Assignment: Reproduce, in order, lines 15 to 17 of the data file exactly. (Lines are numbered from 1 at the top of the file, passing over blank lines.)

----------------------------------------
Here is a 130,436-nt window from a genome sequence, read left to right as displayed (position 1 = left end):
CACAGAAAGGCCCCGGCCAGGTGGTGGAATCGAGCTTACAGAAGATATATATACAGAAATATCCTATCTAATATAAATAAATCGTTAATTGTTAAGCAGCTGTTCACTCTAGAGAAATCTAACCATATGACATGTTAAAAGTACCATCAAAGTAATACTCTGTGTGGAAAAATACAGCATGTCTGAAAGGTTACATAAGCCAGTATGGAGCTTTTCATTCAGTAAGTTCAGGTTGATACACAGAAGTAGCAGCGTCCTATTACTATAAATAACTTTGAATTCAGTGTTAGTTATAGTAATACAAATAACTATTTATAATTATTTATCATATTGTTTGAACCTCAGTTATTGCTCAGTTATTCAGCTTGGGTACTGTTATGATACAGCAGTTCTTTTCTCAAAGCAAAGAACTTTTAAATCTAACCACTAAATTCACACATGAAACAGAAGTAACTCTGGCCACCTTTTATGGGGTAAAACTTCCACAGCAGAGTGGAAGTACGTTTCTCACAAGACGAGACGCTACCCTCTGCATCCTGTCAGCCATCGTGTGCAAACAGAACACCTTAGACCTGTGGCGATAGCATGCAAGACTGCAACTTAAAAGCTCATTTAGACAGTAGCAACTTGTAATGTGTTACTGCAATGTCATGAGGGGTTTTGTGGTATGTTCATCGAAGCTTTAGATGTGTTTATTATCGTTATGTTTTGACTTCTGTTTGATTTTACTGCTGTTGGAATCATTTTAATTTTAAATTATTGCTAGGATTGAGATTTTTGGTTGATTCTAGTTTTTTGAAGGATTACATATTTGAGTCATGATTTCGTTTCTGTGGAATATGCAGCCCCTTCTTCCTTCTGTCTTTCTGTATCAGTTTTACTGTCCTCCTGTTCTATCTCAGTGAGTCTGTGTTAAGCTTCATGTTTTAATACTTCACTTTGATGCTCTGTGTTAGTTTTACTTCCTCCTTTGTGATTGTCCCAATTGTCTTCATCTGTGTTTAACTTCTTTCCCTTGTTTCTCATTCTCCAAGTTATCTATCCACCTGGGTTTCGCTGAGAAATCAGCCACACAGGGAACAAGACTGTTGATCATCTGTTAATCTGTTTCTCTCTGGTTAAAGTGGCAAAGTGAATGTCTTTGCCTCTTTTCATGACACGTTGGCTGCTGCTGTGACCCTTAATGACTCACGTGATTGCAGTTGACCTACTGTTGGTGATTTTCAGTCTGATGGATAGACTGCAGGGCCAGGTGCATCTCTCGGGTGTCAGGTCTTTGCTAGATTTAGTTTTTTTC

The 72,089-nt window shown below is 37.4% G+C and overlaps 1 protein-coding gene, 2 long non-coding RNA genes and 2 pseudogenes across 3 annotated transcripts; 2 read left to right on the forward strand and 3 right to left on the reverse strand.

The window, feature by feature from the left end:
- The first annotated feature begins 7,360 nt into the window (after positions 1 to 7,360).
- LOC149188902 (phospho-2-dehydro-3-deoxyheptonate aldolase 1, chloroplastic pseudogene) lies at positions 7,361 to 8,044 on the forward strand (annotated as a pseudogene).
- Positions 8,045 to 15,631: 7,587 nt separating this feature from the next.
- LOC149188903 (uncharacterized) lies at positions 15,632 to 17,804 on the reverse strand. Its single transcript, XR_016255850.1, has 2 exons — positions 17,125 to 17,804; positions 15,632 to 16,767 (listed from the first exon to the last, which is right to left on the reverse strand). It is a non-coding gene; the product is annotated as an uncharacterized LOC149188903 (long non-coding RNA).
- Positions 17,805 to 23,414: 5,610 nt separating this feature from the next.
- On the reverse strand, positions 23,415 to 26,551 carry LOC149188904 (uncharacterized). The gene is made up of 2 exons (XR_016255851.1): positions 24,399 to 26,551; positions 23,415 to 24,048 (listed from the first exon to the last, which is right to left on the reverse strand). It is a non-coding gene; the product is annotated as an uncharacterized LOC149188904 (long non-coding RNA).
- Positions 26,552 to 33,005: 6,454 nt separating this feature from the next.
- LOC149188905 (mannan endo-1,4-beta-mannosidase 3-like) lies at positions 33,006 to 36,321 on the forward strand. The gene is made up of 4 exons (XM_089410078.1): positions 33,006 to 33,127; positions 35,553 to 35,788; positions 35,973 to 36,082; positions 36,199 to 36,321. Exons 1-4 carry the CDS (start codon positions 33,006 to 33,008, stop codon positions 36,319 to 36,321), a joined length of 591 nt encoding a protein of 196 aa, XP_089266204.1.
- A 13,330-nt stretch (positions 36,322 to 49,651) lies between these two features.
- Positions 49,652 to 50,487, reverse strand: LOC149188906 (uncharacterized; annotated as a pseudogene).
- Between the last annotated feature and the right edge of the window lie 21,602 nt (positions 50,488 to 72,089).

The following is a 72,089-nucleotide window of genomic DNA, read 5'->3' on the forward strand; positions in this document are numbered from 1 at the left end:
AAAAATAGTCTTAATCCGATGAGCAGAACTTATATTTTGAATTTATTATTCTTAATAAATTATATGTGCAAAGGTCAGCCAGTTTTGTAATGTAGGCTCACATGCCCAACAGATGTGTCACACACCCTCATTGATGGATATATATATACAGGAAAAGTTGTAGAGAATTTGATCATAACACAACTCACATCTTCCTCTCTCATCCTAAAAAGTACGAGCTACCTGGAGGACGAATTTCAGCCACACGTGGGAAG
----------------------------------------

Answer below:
- Between the last annotated feature and the right edge of the window lie 21,602 nt (positions 50,488 to 72,089).

The following is a 72,089-nucleotide window of genomic DNA, read 5'->3' on the forward strand; positions in this document are numbered from 1 at the left end:
AAAAATAGTCTTAATCCGATGAGCAGAACTTATATTTTGAATTTATTATTCTTAATAAATTATATGTGCAAAGGTCAGCCAGTTTTGTAATGTAGGCTCACATGCCCAACAGATGTGTCACACACCCTCATTGATGGATATATATATACAGGAAAAGTTGTAGAGAATTTGATCATAACACAACTCACATCTTCCTCTCTCATCCTAAAAAGTACGAGCTACCTGGAGGACGAATTTCAGCCACACGTGGGAAG